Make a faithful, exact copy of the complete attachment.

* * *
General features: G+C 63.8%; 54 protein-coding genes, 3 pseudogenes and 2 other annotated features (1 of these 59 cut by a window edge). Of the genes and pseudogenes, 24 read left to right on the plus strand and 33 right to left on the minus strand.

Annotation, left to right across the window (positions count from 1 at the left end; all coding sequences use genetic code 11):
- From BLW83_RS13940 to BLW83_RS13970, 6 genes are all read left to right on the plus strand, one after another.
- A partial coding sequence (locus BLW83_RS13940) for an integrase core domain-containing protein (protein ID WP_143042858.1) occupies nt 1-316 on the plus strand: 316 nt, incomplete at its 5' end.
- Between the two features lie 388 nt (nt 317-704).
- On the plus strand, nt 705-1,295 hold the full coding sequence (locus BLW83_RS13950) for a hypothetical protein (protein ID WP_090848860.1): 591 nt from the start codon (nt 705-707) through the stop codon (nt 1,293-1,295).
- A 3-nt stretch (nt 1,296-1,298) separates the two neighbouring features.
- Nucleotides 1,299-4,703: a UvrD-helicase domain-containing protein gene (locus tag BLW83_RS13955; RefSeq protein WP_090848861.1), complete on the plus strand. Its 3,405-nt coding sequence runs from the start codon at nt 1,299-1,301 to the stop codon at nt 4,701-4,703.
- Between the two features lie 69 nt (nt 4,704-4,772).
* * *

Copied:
General features: G+C 63.8%; 54 protein-coding genes, 3 pseudogenes and 2 other annotated features (1 of these 59 cut by a window edge). Of the genes and pseudogenes, 24 read left to right on the plus strand and 33 right to left on the minus strand.

Annotation, left to right across the window (positions count from 1 at the left end; all coding sequences use genetic code 11):
- From BLW83_RS13940 to BLW83_RS13970, 6 genes are all read left to right on the plus strand, one after another.
- A partial coding sequence (locus BLW83_RS13940) for an integrase core domain-containing protein (protein ID WP_143042858.1) occupies nt 1-316 on the plus strand: 316 nt, incomplete at its 5' end.
- Between the two features lie 388 nt (nt 317-704).
- On the plus strand, nt 705-1,295 hold the full coding sequence (locus BLW83_RS13950) for a hypothetical protein (protein ID WP_090848860.1): 591 nt from the start codon (nt 705-707) through the stop codon (nt 1,293-1,295).
- A 3-nt stretch (nt 1,296-1,298) separates the two neighbouring features.
- Nucleotides 1,299-4,703: a UvrD-helicase domain-containing protein gene (locus tag BLW83_RS13955; RefSeq protein WP_090848861.1), complete on the plus strand. Its 3,405-nt coding sequence runs from the start codon at nt 1,299-1,301 to the stop codon at nt 4,701-4,703.
- Between the two features lie 69 nt (nt 4,704-4,772).